What parents need to know
Parents Need to Know
Parents need to know that the main character of this tween-friendly fish-out-of-water drama has to overcome plenty of relatable challenges -- with a twist (like rescuing her history homework from a hungry elephant!). The show addresses real issues, from conservation to racism, with a serious but light touch.
What's the story?
In this interesting take on the "new kid on the block" scenario, teenage Scout (Anastasia Baranova) isn't just new to the neighborhood, but to the entire continent. Sent from New York City to South Africa to live with her mother and stepfather, who run a safari lodge, she's confronted daily with new situations and challenges, from the comic (an elephant eats her history notes) to the serious (a friend is embarrassed and angry when Scout shows up uninvited at her home in a poverty-stricken squatters' settlement).
Is it any good?
The show takes on weighty issues, but handles them with a deft touch so that viewers won't feel they're being preached at. For example, pieces of South African history are introduced as Scout struggles to prepare for an important test, and a friend helps her see parallels between the history of South Africa and the United States. Encounters with wildlife, like the dramatic rescue of an orphaned lion cub, add drama and excitement.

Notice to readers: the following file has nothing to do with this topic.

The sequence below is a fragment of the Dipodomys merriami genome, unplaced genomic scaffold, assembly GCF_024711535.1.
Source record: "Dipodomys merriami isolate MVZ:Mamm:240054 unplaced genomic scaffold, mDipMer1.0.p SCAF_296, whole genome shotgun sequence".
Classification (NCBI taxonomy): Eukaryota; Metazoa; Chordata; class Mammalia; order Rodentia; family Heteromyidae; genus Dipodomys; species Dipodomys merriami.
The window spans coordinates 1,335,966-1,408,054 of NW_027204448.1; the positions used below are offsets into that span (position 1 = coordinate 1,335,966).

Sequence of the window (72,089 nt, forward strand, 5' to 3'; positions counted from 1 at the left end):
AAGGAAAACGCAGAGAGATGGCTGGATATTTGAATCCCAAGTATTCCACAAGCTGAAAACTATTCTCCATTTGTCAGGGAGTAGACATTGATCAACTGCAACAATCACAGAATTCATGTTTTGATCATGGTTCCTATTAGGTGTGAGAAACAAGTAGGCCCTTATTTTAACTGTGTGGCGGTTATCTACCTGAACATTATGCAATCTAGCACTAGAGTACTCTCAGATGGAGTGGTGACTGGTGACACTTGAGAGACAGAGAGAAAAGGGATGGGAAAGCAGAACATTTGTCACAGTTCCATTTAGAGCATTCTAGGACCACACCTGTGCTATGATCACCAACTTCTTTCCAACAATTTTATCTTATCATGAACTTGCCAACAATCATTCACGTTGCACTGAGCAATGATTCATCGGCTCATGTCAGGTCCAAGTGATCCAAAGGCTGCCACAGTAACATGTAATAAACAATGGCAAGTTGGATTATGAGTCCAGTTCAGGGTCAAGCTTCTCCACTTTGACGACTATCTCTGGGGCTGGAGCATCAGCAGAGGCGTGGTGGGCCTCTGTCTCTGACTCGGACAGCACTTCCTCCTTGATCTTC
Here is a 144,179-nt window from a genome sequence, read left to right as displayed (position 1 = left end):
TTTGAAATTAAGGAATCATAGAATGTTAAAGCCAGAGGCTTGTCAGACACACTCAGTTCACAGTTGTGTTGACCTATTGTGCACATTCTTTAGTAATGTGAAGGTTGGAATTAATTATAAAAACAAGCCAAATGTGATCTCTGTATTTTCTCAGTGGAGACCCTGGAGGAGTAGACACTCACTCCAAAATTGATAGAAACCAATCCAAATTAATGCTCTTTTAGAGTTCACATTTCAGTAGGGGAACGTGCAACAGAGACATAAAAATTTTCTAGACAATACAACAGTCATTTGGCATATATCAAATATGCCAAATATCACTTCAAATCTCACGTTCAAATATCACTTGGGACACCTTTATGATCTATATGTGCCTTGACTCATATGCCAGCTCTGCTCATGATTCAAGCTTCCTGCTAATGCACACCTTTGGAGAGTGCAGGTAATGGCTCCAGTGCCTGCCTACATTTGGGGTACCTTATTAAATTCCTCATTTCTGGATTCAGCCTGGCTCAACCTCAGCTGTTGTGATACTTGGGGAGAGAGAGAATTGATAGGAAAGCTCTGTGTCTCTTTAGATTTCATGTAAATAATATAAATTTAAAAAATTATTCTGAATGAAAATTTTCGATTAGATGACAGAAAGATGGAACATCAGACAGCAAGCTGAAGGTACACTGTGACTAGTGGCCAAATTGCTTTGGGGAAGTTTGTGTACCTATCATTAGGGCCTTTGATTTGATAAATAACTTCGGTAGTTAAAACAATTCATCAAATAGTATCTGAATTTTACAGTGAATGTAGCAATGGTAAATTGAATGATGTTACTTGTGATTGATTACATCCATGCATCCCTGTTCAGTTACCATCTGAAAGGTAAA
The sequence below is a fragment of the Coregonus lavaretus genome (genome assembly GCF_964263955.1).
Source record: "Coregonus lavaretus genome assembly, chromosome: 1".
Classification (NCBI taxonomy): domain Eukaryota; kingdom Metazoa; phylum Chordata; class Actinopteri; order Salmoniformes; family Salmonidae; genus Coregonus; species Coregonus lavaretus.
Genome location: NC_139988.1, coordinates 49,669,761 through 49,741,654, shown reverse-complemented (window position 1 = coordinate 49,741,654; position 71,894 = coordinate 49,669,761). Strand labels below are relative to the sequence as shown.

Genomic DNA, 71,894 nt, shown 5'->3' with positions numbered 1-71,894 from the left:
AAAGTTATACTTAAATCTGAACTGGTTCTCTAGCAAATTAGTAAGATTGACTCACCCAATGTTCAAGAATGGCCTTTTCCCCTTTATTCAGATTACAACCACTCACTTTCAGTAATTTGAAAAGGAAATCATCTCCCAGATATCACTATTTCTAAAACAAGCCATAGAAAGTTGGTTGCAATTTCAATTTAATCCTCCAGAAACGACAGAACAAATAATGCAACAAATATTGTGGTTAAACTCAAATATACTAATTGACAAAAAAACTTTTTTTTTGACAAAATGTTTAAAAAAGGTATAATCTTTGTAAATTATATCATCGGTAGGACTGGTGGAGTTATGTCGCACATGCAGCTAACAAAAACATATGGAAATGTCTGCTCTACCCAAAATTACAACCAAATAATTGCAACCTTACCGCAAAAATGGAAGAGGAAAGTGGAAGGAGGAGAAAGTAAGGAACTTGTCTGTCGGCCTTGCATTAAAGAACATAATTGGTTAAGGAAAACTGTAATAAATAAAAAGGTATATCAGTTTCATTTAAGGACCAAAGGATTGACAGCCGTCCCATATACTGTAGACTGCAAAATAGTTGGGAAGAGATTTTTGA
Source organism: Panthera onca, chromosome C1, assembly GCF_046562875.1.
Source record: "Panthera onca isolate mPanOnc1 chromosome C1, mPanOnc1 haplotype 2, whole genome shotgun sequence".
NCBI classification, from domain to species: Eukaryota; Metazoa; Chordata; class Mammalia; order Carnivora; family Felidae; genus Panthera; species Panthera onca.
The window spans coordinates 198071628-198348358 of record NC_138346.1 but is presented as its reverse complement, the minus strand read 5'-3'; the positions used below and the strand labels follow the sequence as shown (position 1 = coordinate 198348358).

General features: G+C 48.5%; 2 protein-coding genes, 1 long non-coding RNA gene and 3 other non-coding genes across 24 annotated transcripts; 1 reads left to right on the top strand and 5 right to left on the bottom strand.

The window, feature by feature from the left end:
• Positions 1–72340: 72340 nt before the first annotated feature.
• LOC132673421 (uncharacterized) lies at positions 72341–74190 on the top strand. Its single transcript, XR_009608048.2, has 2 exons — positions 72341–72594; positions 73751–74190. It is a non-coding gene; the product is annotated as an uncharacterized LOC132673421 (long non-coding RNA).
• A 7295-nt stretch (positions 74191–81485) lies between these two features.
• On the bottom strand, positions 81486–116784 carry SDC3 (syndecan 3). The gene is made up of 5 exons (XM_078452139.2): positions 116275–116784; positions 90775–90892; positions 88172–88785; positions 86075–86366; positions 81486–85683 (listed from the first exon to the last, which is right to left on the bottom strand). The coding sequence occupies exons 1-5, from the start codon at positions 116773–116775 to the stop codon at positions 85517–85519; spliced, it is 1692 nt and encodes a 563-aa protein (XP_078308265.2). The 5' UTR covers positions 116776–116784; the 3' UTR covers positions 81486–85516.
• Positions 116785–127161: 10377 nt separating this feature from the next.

The conclusions to conflicts can sometimes feel treacly and a little too easy. Still, it's nice to see social issues addressed at an appropriate level for this age group -- and refreshing to find a children's TV series set somewhere other than the United States. The cast is multiracial, although the focus is primarily on the white characters. Scout herself is intelligent and likeable, if a bit bland. But the show's interesting setting makes up for that. If you have a half hour to spend, this show is a worthwhile investment.
Families can talk about...
Families can talk about the issues raised by the show. What did you learn from watching? How can the media help us learn about what's going on in other countries -- and how can we apply what we learn here?